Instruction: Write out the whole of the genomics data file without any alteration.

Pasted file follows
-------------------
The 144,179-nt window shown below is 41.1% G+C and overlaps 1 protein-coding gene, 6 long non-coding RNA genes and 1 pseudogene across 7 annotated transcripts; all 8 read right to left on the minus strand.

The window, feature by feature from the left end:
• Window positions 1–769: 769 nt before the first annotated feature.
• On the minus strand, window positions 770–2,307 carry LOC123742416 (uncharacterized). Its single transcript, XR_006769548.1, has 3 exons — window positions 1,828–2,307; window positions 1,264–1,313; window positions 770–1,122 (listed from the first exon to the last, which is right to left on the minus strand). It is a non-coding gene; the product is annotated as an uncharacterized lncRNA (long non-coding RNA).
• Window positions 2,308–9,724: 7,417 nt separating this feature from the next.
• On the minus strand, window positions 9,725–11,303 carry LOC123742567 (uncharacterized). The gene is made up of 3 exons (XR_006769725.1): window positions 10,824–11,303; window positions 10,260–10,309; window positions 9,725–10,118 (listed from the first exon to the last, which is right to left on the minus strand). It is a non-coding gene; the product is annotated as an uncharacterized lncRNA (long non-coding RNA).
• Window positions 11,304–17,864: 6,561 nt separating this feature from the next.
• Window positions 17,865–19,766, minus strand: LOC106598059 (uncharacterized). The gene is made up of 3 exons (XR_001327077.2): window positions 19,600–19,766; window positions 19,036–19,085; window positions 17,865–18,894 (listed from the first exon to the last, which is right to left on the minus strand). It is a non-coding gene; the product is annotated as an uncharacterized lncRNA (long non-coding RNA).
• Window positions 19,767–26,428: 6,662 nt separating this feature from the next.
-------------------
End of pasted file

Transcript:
The 144,179-nt window shown below is 41.1% G+C and overlaps 1 protein-coding gene, 6 long non-coding RNA genes and 1 pseudogene across 7 annotated transcripts; all 8 read right to left on the minus strand.

The window, feature by feature from the left end:
• Window positions 1–769: 769 nt before the first annotated feature.
• On the minus strand, window positions 770–2,307 carry LOC123742416 (uncharacterized). Its single transcript, XR_006769548.1, has 3 exons — window positions 1,828–2,307; window positions 1,264–1,313; window positions 770–1,122 (listed from the first exon to the last, which is right to left on the minus strand). It is a non-coding gene; the product is annotated as an uncharacterized lncRNA (long non-coding RNA).
• Window positions 2,308–9,724: 7,417 nt separating this feature from the next.
• On the minus strand, window positions 9,725–11,303 carry LOC123742567 (uncharacterized). The gene is made up of 3 exons (XR_006769725.1): window positions 10,824–11,303; window positions 10,260–10,309; window positions 9,725–10,118 (listed from the first exon to the last, which is right to left on the minus strand). It is a non-coding gene; the product is annotated as an uncharacterized lncRNA (long non-coding RNA).
• Window positions 11,304–17,864: 6,561 nt separating this feature from the next.
• Window positions 17,865–19,766, minus strand: LOC106598059 (uncharacterized). The gene is made up of 3 exons (XR_001327077.2): window positions 19,600–19,766; window positions 19,036–19,085; window positions 17,865–18,894 (listed from the first exon to the last, which is right to left on the minus strand). It is a non-coding gene; the product is annotated as an uncharacterized lncRNA (long non-coding RNA).
• Window positions 19,767–26,428: 6,662 nt separating this feature from the next.